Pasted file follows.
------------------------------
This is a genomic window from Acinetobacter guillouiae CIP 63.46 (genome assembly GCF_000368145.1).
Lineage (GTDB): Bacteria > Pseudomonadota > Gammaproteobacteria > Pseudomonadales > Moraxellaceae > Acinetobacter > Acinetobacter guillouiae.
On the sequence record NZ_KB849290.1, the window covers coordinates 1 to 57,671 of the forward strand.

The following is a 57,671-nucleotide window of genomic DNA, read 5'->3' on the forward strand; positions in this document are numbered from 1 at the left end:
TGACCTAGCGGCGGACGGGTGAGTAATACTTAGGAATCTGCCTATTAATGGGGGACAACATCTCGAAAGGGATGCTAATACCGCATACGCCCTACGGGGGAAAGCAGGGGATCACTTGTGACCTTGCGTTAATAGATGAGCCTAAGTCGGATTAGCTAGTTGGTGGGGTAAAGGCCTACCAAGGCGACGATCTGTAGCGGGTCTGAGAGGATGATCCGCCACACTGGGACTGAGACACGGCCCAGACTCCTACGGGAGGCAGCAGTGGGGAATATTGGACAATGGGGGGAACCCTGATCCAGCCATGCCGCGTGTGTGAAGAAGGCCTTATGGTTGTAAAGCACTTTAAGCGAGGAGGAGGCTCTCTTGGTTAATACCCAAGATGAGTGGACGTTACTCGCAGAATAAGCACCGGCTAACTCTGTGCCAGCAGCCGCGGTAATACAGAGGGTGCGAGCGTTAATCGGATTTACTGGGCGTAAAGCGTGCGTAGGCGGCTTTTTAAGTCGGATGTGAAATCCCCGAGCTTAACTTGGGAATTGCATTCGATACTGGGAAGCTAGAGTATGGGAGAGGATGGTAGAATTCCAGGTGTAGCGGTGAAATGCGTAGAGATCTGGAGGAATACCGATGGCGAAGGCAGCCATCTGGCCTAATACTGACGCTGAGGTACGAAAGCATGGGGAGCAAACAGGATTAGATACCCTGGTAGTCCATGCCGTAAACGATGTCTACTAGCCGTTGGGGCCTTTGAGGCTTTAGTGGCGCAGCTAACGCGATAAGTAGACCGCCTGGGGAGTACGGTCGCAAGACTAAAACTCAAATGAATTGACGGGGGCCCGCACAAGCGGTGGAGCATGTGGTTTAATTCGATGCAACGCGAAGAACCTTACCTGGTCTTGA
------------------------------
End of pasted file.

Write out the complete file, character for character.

This is a genomic window from Acinetobacter guillouiae CIP 63.46 (genome assembly GCF_000368145.1).
Lineage (GTDB): Bacteria > Pseudomonadota > Gammaproteobacteria > Pseudomonadales > Moraxellaceae > Acinetobacter > Acinetobacter guillouiae.
On the sequence record NZ_KB849290.1, the window covers coordinates 1 to 57,671 of the forward strand.

The following is a 57,671-nucleotide window of genomic DNA, read 5'->3' on the forward strand; positions in this document are numbered from 1 at the left end:
TGACCTAGCGGCGGACGGGTGAGTAATACTTAGGAATCTGCCTATTAATGGGGGACAACATCTCGAAAGGGATGCTAATACCGCATACGCCCTACGGGGGAAAGCAGGGGATCACTTGTGACCTTGCGTTAATAGATGAGCCTAAGTCGGATTAGCTAGTTGGTGGGGTAAAGGCCTACCAAGGCGACGATCTGTAGCGGGTCTGAGAGGATGATCCGCCACACTGGGACTGAGACACGGCCCAGACTCCTACGGGAGGCAGCAGTGGGGAATATTGGACAATGGGGGGAACCCTGATCCAGCCATGCCGCGTGTGTGAAGAAGGCCTTATGGTTGTAAAGCACTTTAAGCGAGGAGGAGGCTCTCTTGGTTAATACCCAAGATGAGTGGACGTTACTCGCAGAATAAGCACCGGCTAACTCTGTGCCAGCAGCCGCGGTAATACAGAGGGTGCGAGCGTTAATCGGATTTACTGGGCGTAAAGCGTGCGTAGGCGGCTTTTTAAGTCGGATGTGAAATCCCCGAGCTTAACTTGGGAATTGCATTCGATACTGGGAAGCTAGAGTATGGGAGAGGATGGTAGAATTCCAGGTGTAGCGGTGAAATGCGTAGAGATCTGGAGGAATACCGATGGCGAAGGCAGCCATCTGGCCTAATACTGACGCTGAGGTACGAAAGCATGGGGAGCAAACAGGATTAGATACCCTGGTAGTCCATGCCGTAAACGATGTCTACTAGCCGTTGGGGCCTTTGAGGCTTTAGTGGCGCAGCTAACGCGATAAGTAGACCGCCTGGGGAGTACGGTCGCAAGACTAAAACTCAAATGAATTGACGGGGGCCCGCACAAGCGGTGGAGCATGTGGTTTAATTCGATGCAACGCGAAGAACCTTACCTGGTCTTGA